5. Thank you Jane, this is a great reminder to honour the body in the stop moment. It is a classic scenario for us to feel that we ‘should’ keep working and powering away on our jobs when in fact the body is signalling the opposite. We often lose trust that we won’t have time to do what we had planned if we stop to rest for a moment, but if we were to trust the body and rest we would actually be surprised at how much more efficient we then are afterwards, and how we are more clear on prioritizing things.

  6. This blog is a great reminder that it’s okay to stop, we live in such a fast paced world now that no one seems to have time to stop and we are kidding ourselves if we think this is not having an effect on our bodies. We only need to look at the rates of illness and disease to understand that something is wrong with the way we are living.

  7. Jane a very needed reminder for our bodies and the way most of us are living – often without any stop or pause. A stop or a pause should have the same quality in our lives as working and doing so that our being can come more to the surface.

  8. Stillness is a very undervalued commodity. It would be wonderful to be rich in stillness because then we would know, very clearly, what was needed next and if we were the person to do it.

    1. Lucy, this is a super valid point. So often I rush into doing things that need to be done without stopping first to see if this is indeed something that is truly needed as a priority, but more importantly if this is indeed something for me to do or not. By doing things that are not actually for me to do, I get easily and quickly over extended and this then exhausts me so much more over a short period of time. The stop would allow me to feel and discern where it is for me to take action rather than thoughtlessly going on auto pilot to get things done.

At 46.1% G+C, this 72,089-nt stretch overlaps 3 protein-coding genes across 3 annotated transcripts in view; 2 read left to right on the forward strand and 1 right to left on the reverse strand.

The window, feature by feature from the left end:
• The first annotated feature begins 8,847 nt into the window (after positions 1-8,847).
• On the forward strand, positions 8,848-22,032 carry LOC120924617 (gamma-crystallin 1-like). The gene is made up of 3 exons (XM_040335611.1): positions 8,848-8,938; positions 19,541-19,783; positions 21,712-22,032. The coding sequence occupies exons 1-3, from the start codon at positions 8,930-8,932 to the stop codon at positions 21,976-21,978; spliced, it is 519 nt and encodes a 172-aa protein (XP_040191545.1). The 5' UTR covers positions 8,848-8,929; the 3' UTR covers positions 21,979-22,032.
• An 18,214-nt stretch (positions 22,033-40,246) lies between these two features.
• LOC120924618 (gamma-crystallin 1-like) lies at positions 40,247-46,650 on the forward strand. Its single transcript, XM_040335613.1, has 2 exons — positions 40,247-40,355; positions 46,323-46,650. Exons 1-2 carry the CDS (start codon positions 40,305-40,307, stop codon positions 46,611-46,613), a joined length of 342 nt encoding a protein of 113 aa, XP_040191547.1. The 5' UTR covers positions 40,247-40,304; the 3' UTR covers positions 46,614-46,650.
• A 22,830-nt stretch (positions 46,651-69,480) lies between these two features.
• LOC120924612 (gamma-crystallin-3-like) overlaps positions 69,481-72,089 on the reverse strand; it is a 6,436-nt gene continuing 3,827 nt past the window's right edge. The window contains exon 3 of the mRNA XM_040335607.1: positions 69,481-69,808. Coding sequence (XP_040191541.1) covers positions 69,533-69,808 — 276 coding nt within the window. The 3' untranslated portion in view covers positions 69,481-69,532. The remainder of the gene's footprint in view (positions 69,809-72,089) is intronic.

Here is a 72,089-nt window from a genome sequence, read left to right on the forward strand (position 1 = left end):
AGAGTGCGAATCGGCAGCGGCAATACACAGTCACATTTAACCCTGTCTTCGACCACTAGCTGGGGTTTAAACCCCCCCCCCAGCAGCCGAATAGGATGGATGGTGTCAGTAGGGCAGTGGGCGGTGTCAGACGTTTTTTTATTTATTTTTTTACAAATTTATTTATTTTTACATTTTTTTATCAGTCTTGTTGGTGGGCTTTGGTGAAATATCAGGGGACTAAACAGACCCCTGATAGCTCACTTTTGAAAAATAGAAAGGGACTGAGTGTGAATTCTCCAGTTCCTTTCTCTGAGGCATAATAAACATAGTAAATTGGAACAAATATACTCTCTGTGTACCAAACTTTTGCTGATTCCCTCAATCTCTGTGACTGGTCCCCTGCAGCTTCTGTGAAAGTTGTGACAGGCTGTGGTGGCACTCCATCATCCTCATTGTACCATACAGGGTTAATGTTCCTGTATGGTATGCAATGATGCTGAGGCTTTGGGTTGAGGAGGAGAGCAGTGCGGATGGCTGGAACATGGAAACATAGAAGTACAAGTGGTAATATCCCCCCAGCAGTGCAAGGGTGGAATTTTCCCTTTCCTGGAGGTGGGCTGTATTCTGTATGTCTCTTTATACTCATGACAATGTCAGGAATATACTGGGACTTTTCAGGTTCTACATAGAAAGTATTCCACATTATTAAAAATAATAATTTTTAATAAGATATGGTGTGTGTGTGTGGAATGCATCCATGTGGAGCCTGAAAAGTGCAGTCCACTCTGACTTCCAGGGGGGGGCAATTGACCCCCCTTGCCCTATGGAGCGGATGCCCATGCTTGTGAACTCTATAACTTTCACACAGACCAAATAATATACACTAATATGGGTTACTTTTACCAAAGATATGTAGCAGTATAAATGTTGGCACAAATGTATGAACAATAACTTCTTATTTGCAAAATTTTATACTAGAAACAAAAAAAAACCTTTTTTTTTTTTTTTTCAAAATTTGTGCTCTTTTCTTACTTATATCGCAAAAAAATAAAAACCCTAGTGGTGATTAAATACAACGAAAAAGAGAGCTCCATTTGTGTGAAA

1. Well said Henrietta, if we just consider a pause before we jump in, we can discern if we are over-extending ourselves, if there is any identification in what we are about to do. It would address the exhaustion we have come to consider as our normal.

  9. This analogy of the car you drove and your body is so very practical Jane, and totally dispels the belief so many of us live with, that we don’t have the time to stop and be with ourselves, even for a few seconds. I have learnt, as you have, that it only takes short stop, maybe 30-60 seconds to offer our precious body the opportunity to rest, and the more times we do this in a day, the less tired we are sure to be at day’s end, and therefore, the deeper quality we bring to our sleep.

  10. Having a stop in my day, or some regular stops is something I could certainly do more of. I particularly resonate with the ‘having a bath’ example here – which I do most mornings but could be even more of an opportunity to just be in the stop moment it presents.

  11. “What I found was that I was tricking myself into thinking I was resting when I wasn’t” – I can relate to this. My body might be laid down but my mind is still running 100mph. “It might not always be what I would like to feel but with a willingness to stop and be honest about what I feel, I get a deeper awareness of my body and thus a deeper understanding of myself in that moment” – this is so important to remember, and that resting is not a complete shut-down just for the sake of it, it is a moment to gather and rejuvenate.